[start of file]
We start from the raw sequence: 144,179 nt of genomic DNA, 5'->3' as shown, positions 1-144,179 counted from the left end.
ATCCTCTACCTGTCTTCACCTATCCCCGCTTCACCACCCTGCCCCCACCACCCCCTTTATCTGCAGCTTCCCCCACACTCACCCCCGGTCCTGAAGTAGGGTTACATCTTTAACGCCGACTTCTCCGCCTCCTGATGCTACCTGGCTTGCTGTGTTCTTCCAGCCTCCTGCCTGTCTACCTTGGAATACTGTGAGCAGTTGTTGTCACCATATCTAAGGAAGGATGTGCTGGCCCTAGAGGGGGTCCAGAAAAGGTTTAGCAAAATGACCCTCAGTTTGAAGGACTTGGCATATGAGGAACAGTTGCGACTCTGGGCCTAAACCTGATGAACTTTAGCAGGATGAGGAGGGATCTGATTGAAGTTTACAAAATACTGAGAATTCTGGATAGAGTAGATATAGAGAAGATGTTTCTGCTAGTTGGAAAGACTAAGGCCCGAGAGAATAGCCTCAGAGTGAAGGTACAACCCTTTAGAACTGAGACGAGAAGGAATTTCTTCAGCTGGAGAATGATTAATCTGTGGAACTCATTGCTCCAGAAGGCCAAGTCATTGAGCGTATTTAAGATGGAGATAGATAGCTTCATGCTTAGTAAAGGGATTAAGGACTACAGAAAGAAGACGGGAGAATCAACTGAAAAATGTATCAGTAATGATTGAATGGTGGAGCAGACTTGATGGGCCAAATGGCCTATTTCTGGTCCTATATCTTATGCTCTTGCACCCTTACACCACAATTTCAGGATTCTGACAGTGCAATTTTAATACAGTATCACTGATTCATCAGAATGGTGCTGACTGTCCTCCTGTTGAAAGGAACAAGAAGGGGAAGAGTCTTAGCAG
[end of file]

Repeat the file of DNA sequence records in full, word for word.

We start from the raw sequence: 144,179 nt of genomic DNA, 5'->3' as shown, positions 1-144,179 counted from the left end.
ATCCTCTACCTGTCTTCACCTATCCCCGCTTCACCACCCTGCCCCCACCACCCCCTTTATCTGCAGCTTCCCCCACACTCACCCCCGGTCCTGAAGTAGGGTTACATCTTTAACGCCGACTTCTCCGCCTCCTGATGCTACCTGGCTTGCTGTGTTCTTCCAGCCTCCTGCCTGTCTACCTTGGAATACTGTGAGCAGTTGTTGTCACCATATCTAAGGAAGGATGTGCTGGCCCTAGAGGGGGTCCAGAAAAGGTTTAGCAAAATGACCCTCAGTTTGAAGGACTTGGCATATGAGGAACAGTTGCGACTCTGGGCCTAAACCTGATGAACTTTAGCAGGATGAGGAGGGATCTGATTGAAGTTTACAAAATACTGAGAATTCTGGATAGAGTAGATATAGAGAAGATGTTTCTGCTAGTTGGAAAGACTAAGGCCCGAGAGAATAGCCTCAGAGTGAAGGTACAACCCTTTAGAACTGAGACGAGAAGGAATTTCTTCAGCTGGAGAATGATTAATCTGTGGAACTCATTGCTCCAGAAGGCCAAGTCATTGAGCGTATTTAAGATGGAGATAGATAGCTTCATGCTTAGTAAAGGGATTAAGGACTACAGAAAGAAGACGGGAGAATCAACTGAAAAATGTATCAGTAATGATTGAATGGTGGAGCAGACTTGATGGGCCAAATGGCCTATTTCTGGTCCTATATCTTATGCTCTTGCACCCTTACACCACAATTTCAGGATTCTGACAGTGCAATTTTAATACAGTATCACTGATTCATCAGAATGGTGCTGACTGTCCTCCTGTTGAAAGGAACAAGAAGGGGAAGAGTCTTAGCAG